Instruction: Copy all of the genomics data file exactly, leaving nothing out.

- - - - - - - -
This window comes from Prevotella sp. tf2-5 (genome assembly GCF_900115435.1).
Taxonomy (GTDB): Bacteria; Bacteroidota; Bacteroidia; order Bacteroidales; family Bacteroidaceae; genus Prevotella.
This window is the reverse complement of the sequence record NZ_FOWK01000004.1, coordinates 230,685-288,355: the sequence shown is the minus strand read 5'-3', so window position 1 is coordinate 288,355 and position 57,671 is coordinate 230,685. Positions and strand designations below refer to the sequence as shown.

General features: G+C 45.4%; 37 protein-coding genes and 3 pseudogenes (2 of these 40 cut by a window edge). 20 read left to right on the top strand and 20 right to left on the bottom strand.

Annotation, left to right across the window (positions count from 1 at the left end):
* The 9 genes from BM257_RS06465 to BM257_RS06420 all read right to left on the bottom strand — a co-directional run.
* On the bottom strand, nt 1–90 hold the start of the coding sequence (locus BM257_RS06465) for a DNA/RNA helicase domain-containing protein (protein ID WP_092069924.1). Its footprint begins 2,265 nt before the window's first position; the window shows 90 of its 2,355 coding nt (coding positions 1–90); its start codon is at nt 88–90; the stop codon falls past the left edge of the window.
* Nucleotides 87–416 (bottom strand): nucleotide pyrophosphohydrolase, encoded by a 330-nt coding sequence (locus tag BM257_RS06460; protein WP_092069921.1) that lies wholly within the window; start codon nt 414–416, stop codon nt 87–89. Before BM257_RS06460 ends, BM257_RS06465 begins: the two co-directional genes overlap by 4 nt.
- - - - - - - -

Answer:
This window comes from Prevotella sp. tf2-5 (genome assembly GCF_900115435.1).
Taxonomy (GTDB): Bacteria; Bacteroidota; Bacteroidia; order Bacteroidales; family Bacteroidaceae; genus Prevotella.
This window is the reverse complement of the sequence record NZ_FOWK01000004.1, coordinates 230,685-288,355: the sequence shown is the minus strand read 5'-3', so window position 1 is coordinate 288,355 and position 57,671 is coordinate 230,685. Positions and strand designations below refer to the sequence as shown.

General features: G+C 45.4%; 37 protein-coding genes and 3 pseudogenes (2 of these 40 cut by a window edge). 20 read left to right on the top strand and 20 right to left on the bottom strand.

Annotation, left to right across the window (positions count from 1 at the left end):
* The 9 genes from BM257_RS06465 to BM257_RS06420 all read right to left on the bottom strand — a co-directional run.
* On the bottom strand, nt 1–90 hold the start of the coding sequence (locus BM257_RS06465) for a DNA/RNA helicase domain-containing protein (protein ID WP_092069924.1). Its footprint begins 2,265 nt before the window's first position; the window shows 90 of its 2,355 coding nt (coding positions 1–90); its start codon is at nt 88–90; the stop codon falls past the left edge of the window.
* Nucleotides 87–416 (bottom strand): nucleotide pyrophosphohydrolase, encoded by a 330-nt coding sequence (locus tag BM257_RS06460; protein WP_092069921.1) that lies wholly within the window; start codon nt 414–416, stop codon nt 87–89. Before BM257_RS06460 ends, BM257_RS06465 begins: the two co-directional genes overlap by 4 nt.